Jokers then and now

Rosslyn Smith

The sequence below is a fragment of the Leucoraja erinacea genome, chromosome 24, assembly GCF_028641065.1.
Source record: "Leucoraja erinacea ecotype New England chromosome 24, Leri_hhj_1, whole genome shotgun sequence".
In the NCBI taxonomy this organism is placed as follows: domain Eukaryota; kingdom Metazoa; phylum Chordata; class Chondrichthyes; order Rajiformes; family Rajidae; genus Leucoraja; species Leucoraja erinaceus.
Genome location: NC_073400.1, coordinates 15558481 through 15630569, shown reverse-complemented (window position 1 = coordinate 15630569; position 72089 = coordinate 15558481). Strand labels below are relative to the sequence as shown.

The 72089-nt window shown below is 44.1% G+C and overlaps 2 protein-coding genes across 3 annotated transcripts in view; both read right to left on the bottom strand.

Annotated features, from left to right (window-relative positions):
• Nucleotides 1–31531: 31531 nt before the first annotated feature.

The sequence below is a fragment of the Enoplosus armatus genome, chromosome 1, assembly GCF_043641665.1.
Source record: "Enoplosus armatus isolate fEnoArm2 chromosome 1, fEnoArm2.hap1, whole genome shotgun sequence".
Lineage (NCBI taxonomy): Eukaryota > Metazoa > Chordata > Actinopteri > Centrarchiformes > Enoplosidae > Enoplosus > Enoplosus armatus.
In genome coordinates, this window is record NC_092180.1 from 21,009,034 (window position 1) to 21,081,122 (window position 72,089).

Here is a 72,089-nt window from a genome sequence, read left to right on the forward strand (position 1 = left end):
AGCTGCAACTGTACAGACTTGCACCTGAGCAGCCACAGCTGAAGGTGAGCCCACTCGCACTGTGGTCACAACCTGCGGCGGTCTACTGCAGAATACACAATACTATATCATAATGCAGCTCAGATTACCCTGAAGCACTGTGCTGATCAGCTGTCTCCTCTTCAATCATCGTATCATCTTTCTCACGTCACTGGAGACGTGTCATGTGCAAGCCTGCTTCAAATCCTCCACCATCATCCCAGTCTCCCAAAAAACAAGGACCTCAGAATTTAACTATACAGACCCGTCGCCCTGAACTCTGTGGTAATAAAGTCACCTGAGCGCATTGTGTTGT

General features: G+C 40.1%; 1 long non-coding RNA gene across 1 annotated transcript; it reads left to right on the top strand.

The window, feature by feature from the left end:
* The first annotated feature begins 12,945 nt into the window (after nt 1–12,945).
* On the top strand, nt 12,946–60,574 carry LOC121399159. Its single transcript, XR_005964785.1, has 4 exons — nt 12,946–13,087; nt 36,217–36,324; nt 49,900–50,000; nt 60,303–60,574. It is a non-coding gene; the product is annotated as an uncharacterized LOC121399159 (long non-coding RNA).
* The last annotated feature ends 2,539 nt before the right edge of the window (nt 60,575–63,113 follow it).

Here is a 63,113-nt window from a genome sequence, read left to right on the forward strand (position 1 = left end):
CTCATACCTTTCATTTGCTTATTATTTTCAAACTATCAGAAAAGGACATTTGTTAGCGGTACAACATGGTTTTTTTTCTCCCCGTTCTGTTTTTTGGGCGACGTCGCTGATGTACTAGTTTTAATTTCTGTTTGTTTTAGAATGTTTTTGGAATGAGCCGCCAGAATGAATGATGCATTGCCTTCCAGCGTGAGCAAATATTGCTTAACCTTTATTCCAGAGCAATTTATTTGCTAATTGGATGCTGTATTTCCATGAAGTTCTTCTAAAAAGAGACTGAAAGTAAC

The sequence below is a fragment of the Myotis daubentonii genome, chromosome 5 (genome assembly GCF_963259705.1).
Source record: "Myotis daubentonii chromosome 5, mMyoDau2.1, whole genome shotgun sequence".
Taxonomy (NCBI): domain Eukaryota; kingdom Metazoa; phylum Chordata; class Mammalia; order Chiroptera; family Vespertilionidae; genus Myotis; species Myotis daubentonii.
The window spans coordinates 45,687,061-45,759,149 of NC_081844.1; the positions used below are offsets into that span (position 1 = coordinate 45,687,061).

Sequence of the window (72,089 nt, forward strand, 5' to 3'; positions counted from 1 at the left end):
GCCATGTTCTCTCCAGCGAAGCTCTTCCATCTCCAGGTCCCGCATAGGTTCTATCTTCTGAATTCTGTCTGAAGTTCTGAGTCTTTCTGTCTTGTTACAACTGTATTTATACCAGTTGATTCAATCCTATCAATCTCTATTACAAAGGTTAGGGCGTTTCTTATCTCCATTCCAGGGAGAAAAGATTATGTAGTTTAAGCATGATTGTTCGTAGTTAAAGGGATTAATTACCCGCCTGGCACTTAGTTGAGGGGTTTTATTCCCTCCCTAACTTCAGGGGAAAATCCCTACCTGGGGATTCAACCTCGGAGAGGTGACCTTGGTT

Back in 1996 when the internet was still a novelty, the media created a firestorm that sucked all the momentum out of the campaign of  a conservative candidate for the US senate who had jumped to an erroneous conclusion about a vocal critic.  Illinois US Senate candidate Al Salvi, then age 36,  had been accused of being too radical for Illinois because, among many charges, he vocally supported the Second Amendment.  Based on some on-line research by supporters, Salvi's campaign countered with the claim that a prominent Republican who had endorsed his opponent Dick Durbin was engaged in rank hypocrisy, that nationally known gun control advocate James Brady actually held a federal gun dealer license.   The media derision for the Salvi campaign's failure to consider that the licensed gun dealer might be a different  person named James Brady was unrelenting.  Someone who made that dumb of a mistake was simply not qualified to be in any position of...(Read Full Post)

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